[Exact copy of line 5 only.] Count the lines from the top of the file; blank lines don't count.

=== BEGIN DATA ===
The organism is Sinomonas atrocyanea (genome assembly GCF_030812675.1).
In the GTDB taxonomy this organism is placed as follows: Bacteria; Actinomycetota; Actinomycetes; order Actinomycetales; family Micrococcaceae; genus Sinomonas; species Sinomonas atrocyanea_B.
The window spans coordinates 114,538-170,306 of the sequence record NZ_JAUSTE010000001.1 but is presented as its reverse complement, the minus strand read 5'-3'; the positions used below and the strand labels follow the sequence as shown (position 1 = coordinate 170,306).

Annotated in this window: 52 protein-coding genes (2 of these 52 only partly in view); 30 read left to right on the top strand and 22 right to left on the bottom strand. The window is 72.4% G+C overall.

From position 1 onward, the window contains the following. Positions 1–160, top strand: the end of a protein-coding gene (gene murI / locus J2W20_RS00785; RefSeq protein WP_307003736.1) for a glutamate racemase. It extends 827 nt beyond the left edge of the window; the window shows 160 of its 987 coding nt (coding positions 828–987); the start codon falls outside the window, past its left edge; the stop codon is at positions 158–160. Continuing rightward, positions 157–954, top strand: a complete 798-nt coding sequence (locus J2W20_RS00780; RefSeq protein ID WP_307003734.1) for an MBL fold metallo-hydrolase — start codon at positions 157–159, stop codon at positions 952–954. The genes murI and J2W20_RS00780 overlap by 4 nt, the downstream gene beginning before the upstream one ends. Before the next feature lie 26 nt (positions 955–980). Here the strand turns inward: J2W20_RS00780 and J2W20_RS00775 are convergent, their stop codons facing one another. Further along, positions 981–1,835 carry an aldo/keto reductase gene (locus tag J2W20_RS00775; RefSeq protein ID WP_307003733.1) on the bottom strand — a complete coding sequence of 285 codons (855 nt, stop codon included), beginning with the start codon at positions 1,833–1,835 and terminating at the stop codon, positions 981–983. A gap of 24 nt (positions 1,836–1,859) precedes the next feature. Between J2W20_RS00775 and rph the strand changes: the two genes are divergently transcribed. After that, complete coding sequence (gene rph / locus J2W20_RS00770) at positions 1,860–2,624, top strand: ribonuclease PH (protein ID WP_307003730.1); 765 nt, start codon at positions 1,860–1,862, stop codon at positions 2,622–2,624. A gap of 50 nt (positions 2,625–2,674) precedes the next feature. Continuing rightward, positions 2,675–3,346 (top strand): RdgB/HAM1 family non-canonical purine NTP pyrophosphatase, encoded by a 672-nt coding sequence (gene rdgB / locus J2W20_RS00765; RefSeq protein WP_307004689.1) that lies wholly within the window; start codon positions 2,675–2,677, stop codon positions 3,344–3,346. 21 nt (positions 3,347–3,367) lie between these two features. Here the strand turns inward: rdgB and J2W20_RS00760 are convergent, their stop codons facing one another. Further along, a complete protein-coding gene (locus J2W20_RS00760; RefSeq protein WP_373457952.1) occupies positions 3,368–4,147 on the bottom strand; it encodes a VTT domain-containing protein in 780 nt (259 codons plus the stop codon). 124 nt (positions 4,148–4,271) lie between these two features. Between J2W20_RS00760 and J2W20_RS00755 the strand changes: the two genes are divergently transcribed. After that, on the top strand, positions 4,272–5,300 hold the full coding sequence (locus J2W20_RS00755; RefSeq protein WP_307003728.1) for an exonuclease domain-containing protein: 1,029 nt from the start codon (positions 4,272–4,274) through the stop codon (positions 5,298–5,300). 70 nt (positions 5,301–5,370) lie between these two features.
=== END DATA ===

From position 1 onward, the window contains the following. Positions 1–160, top strand: the end of a protein-coding gene (gene murI / locus J2W20_RS00785; RefSeq protein WP_307003736.1) for a glutamate racemase. It extends 827 nt beyond the left edge of the window; the window shows 160 of its 987 coding nt (coding positions 828–987); the start codon falls outside the window, past its left edge; the stop codon is at positions 158–160. Continuing rightward, positions 157–954, top strand: a complete 798-nt coding sequence (locus J2W20_RS00780; RefSeq protein ID WP_307003734.1) for an MBL fold metallo-hydrolase — start codon at positions 157–159, stop codon at positions 952–954. The genes murI and J2W20_RS00780 overlap by 4 nt, the downstream gene beginning before the upstream one ends. Before the next feature lie 26 nt (positions 955–980). Here the strand turns inward: J2W20_RS00780 and J2W20_RS00775 are convergent, their stop codons facing one another. Further along, positions 981–1,835 carry an aldo/keto reductase gene (locus tag J2W20_RS00775; RefSeq protein ID WP_307003733.1) on the bottom strand — a complete coding sequence of 285 codons (855 nt, stop codon included), beginning with the start codon at positions 1,833–1,835 and terminating at the stop codon, positions 981–983. A gap of 24 nt (positions 1,836–1,859) precedes the next feature. Between J2W20_RS00775 and rph the strand changes: the two genes are divergently transcribed. After that, complete coding sequence (gene rph / locus J2W20_RS00770) at positions 1,860–2,624, top strand: ribonuclease PH (protein ID WP_307003730.1); 765 nt, start codon at positions 1,860–1,862, stop codon at positions 2,622–2,624. A gap of 50 nt (positions 2,625–2,674) precedes the next feature. Continuing rightward, positions 2,675–3,346 (top strand): RdgB/HAM1 family non-canonical purine NTP pyrophosphatase, encoded by a 672-nt coding sequence (gene rdgB / locus J2W20_RS00765; RefSeq protein WP_307004689.1) that lies wholly within the window; start codon positions 2,675–2,677, stop codon positions 3,344–3,346. 21 nt (positions 3,347–3,367) lie between these two features. Here the strand turns inward: rdgB and J2W20_RS00760 are convergent, their stop codons facing one another. Further along, a complete protein-coding gene (locus J2W20_RS00760; RefSeq protein WP_373457952.1) occupies positions 3,368–4,147 on the bottom strand; it encodes a VTT domain-containing protein in 780 nt (259 codons plus the stop codon). 124 nt (positions 4,148–4,271) lie between these two features. Between J2W20_RS00760 and J2W20_RS00755 the strand changes: the two genes are divergently transcribed. After that, on the top strand, positions 4,272–5,300 hold the full coding sequence (locus J2W20_RS00755; RefSeq protein WP_307003728.1) for an exonuclease domain-containing protein: 1,029 nt from the start codon (positions 4,272–4,274) through the stop codon (positions 5,298–5,300). 70 nt (positions 5,301–5,370) lie between these two features.